Nightly News | November 22, 2011
BRIAN WILLIAMS, anchor: Back now with a health news story about a staple in every home, and that's canned food . There's new research tonight about a chemical called BPA , which some studies, as you may know, have linked to a higher risk of cancer, heart disease, diabetes. We reported not long ago about concerns over BPA in some of those hard plastic water bottles and other products. Well, tonight, a new study raises concerns about BPA in canned foods. Our report from our chief science correspondent Robert Bazell .
Ms. IRIS WILLIAMS: All right. So let's put the peach on like this.
ROBERT BAZELL reporting: Iris Williams tries hard to make healthy meals for her family and she often uses canned food .
Ms. WILLIAMS: It's easy to prepare, you know, when we get home from work and school. And it's got relatively inexpensive.
BAZELL: Almost all food that comes from a can contains trace amounts of the chemical BPA , and the researchers who carried out the latest study say consumers need to be aware of it.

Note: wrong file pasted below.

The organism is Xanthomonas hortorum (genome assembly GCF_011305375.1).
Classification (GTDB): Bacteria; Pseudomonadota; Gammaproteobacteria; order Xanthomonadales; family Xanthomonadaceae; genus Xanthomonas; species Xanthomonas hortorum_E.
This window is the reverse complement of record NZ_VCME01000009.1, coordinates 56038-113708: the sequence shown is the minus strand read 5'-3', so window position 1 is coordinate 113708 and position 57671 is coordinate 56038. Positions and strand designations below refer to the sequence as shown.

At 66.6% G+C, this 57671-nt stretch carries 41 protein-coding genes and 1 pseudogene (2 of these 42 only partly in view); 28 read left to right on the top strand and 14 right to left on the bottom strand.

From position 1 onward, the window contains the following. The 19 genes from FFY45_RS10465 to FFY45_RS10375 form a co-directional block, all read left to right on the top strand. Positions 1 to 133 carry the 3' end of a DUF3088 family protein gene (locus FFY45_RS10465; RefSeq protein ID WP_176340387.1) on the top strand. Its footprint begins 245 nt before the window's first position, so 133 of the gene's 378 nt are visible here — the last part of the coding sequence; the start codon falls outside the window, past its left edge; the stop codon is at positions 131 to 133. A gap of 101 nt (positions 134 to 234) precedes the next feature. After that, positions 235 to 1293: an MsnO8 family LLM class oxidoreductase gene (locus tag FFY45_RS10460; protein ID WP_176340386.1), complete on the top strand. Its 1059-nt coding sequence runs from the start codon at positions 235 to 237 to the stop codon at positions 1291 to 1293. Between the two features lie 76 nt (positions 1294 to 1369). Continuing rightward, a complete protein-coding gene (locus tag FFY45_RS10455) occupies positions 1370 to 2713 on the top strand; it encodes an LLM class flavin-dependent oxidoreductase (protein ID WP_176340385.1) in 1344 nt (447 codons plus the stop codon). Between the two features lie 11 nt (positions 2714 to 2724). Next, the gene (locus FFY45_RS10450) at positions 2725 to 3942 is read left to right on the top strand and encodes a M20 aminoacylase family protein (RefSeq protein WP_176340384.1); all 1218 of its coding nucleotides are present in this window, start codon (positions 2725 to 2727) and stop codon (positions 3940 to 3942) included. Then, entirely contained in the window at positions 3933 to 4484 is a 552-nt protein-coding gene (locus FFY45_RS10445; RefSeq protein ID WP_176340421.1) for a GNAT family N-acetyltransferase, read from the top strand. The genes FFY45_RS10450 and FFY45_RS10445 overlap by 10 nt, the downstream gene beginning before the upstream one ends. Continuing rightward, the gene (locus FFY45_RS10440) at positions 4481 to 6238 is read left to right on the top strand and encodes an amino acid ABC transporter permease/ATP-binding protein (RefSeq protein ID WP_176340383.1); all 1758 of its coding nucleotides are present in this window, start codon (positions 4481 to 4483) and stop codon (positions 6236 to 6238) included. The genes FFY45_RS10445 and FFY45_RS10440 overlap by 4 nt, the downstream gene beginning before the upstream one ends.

Ms. JENNY CARWILE (Harvard School of Public Health): I think that anyone who wants to reduce their exposure to BPA , one way that they can do that is by avoiding canned foods.
BAZELL: In the Harvard School of Public Health study, volunteers ate a serving of canned soup each day for five days. Soon afterwards, their levels of BPA were 12 times as high as those who ate soup made from scratch in the cafeteria. The BPA levels dropped back to zero within a few hours. There is no scientific argument that BPA always passes quickly through the body. The big dispute is whether constant exposure from sources, like the lining of metal cans and certain water bottles , presents a danger, especially to fetuses and young children. In a statement issued today, the association representing the canned food industry said, " The BPA exposure levels cited are not surprising," and FDA and Canadian authorities, "have consistently concluded that current exposures through canned foods do not pose a health risk to consumers, including newborns and infants."
BAZELL: Despite studies showing BPA can be dangerous to animals, no government has concluded it is harmful to humans. But Canada and the state of Connecticut have banned it in baby bottles and cans that contain baby formula .
Ms. WILLIAMS: You're going to make how many baskets?
BAZELL: Hearing the latest news, Iris Williams says she'll try to cut back on canned foods, but says it won't be easy. Robert Bazell , NBC News, New York.